The Roots and Development of the Laestadian Movement in Finland

A Lecture Series by Dr. Pekka Raittila

Dr. Pekka Raittila lectured at the Pastor's Seminar October l8 and 19, l982, at Inter-Lutheran Theological Seminary. Dr. Pekka Raittila is a professor in the Theological Seminary at the University of Helsinki, Finland, and a pastor in the Evangelical Lutheran Church of Finland, the state church of Finland. Pastor Elmer Yliniemi translated these lectures at the Seminar. Melvin F. Salo prepared this manuscript from cassette tapes of the lectures and it was subsequently converted to this web page.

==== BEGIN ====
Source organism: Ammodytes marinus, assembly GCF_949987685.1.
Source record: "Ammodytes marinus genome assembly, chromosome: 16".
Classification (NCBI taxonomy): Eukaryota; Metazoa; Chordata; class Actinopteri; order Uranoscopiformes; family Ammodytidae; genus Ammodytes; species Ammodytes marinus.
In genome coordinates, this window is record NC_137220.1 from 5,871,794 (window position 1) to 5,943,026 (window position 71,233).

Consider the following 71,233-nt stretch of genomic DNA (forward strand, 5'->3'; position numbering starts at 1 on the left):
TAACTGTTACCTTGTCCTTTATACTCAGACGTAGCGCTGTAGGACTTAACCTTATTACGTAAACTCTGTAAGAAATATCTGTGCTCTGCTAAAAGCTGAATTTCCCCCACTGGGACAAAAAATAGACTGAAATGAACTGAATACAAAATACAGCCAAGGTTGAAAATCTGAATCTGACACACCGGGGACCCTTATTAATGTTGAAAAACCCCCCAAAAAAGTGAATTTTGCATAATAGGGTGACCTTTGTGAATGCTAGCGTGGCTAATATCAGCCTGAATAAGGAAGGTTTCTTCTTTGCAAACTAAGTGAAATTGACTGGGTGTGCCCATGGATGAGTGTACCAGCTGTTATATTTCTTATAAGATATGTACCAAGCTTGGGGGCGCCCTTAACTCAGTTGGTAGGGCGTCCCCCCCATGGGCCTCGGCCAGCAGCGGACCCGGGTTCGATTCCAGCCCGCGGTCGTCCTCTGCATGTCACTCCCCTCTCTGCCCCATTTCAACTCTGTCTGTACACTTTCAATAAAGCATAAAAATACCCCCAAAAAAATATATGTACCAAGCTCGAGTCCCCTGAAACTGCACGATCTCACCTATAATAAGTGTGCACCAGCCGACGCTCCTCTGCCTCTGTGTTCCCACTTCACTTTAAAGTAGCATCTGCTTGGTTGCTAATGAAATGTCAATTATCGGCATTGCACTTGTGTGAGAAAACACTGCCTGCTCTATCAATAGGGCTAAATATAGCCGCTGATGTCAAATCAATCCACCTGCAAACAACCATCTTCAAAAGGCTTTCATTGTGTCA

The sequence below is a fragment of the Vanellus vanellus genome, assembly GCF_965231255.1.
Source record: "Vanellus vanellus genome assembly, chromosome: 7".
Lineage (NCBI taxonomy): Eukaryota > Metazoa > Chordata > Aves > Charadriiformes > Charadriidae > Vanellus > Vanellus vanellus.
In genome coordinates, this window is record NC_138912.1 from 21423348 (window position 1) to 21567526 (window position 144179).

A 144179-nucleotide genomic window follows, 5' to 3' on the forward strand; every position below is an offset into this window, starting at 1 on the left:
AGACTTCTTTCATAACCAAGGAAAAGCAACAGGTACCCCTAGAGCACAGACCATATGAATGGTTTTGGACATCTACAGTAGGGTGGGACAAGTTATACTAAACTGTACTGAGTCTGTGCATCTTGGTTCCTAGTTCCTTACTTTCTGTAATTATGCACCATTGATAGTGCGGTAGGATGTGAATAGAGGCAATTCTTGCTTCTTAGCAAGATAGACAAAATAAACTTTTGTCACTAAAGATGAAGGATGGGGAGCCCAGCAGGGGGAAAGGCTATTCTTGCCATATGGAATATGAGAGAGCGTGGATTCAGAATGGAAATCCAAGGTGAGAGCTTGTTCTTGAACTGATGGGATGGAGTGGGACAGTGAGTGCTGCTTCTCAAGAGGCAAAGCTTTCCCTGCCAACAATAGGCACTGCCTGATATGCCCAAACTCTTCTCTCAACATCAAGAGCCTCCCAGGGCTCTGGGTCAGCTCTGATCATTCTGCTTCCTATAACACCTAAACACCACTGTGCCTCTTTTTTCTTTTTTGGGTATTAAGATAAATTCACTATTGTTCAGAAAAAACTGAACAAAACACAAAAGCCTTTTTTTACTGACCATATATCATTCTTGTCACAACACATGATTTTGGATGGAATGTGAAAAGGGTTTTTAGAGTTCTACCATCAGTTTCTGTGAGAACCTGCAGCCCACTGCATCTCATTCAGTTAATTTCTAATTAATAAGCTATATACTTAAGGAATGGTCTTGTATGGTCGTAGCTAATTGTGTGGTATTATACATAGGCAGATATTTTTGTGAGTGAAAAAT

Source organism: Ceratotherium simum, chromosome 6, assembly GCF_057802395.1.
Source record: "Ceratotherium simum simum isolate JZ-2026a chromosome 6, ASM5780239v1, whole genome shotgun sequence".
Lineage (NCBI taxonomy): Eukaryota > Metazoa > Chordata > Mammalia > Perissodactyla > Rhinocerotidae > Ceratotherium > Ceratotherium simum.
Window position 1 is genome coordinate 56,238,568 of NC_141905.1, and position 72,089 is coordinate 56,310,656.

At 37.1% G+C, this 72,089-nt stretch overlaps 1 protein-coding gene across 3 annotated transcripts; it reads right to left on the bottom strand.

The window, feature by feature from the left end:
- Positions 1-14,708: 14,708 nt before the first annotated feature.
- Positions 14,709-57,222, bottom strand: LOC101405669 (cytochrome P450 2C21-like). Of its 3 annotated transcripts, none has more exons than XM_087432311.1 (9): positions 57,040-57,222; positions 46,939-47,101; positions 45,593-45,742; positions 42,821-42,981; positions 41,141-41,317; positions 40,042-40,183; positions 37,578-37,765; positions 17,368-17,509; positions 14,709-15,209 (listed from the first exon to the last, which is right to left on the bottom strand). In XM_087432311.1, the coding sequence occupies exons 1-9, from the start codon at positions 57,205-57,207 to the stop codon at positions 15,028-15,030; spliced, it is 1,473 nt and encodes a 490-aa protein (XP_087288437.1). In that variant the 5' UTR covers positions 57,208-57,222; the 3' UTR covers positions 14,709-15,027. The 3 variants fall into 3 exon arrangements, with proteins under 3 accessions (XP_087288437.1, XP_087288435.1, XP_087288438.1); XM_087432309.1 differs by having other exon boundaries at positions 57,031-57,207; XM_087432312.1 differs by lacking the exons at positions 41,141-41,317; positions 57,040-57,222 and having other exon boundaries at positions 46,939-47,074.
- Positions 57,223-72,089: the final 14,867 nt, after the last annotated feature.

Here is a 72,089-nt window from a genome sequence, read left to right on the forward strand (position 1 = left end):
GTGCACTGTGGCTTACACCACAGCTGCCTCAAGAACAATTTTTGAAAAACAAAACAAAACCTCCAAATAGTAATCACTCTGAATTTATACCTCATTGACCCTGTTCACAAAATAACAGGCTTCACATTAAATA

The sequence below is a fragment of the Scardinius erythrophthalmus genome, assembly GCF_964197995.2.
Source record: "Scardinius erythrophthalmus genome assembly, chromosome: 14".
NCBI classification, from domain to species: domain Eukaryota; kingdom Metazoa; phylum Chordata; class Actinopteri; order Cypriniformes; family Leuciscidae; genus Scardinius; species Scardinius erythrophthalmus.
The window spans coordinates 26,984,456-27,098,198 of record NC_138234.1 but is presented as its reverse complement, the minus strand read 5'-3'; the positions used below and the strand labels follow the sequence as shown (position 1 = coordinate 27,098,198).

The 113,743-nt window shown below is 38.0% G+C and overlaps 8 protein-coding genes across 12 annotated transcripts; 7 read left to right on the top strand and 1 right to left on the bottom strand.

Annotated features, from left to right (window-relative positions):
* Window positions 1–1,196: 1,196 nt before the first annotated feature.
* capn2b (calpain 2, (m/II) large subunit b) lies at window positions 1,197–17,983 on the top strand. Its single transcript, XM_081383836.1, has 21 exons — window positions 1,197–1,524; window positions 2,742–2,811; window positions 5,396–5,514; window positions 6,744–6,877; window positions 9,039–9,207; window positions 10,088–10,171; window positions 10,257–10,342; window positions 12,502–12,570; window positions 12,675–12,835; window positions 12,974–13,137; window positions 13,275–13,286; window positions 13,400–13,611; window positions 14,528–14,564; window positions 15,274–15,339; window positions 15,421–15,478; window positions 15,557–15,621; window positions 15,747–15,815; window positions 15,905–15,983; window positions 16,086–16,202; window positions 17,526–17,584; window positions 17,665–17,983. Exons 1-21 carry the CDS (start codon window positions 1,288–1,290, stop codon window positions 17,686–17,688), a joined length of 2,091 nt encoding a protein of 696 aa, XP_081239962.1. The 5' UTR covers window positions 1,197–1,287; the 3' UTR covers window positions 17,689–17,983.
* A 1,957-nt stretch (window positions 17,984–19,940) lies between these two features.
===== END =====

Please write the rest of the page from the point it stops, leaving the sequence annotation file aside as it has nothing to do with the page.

Copyright 1987 by Inter-Lutheran Theological Seminary 11015 County Road 15 Minneapolis, Minnesota 55441 612-546-3332. All rights reserved.

  1. Introduction and Overview
  2. Relationship of the Laestadians to the Lutheran Church of Finland
  3. Laestadians to the Present
  4. Missionary Work
  5. Organization of Laestadians
  6. The Training of Ministers
  7. Conclusions: Observations of Pekka Raittila Regarding the American Laestadian Scene

Page 4: Missionary Work